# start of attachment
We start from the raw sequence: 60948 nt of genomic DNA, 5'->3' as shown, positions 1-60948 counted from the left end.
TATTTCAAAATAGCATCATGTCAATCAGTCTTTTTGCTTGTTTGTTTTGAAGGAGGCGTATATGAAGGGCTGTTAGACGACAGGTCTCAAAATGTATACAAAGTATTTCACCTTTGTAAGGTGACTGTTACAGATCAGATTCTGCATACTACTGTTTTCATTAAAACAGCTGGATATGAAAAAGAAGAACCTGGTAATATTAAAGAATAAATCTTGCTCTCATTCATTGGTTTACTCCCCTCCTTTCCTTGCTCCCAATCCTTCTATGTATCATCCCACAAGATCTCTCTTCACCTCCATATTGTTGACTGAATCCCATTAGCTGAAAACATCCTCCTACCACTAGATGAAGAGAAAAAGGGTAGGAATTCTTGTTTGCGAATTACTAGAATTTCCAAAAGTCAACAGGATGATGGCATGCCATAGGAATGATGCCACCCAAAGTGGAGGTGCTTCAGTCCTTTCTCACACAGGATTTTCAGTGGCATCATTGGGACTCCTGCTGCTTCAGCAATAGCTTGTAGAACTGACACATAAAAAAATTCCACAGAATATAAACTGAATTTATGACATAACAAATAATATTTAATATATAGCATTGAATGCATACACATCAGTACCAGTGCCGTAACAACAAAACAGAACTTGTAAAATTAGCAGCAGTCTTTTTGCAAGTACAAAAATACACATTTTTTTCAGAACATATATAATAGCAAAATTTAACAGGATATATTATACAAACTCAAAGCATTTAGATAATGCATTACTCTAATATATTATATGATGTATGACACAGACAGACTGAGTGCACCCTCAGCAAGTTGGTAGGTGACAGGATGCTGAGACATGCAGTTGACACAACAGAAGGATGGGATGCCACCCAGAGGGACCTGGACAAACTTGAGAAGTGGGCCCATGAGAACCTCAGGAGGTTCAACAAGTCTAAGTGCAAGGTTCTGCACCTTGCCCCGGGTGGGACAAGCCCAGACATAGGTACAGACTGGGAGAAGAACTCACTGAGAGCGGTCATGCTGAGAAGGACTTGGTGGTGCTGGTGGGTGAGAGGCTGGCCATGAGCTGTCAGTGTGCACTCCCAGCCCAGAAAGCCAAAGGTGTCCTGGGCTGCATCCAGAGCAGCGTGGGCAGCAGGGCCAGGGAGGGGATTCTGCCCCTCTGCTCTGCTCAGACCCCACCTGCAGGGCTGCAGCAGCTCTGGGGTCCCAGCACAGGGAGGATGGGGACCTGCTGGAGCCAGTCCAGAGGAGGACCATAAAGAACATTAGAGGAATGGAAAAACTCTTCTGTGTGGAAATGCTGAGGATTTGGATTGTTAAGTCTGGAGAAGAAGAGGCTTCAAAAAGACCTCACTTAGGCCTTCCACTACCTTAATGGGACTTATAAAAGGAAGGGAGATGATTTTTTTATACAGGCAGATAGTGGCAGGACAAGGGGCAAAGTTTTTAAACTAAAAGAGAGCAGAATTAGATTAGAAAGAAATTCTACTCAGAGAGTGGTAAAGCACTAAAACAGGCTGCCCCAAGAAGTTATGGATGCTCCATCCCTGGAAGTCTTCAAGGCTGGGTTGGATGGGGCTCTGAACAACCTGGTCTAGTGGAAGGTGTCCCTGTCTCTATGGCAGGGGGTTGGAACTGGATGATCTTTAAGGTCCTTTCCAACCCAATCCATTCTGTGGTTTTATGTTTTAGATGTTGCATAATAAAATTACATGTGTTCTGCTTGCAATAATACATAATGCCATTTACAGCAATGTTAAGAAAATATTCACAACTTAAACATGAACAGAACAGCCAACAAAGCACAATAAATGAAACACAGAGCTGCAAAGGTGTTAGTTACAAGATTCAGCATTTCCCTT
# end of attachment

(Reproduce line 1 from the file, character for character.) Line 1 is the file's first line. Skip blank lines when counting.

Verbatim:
We start from the raw sequence: 60948 nt of genomic DNA, 5'->3' as shown, positions 1-60948 counted from the left end.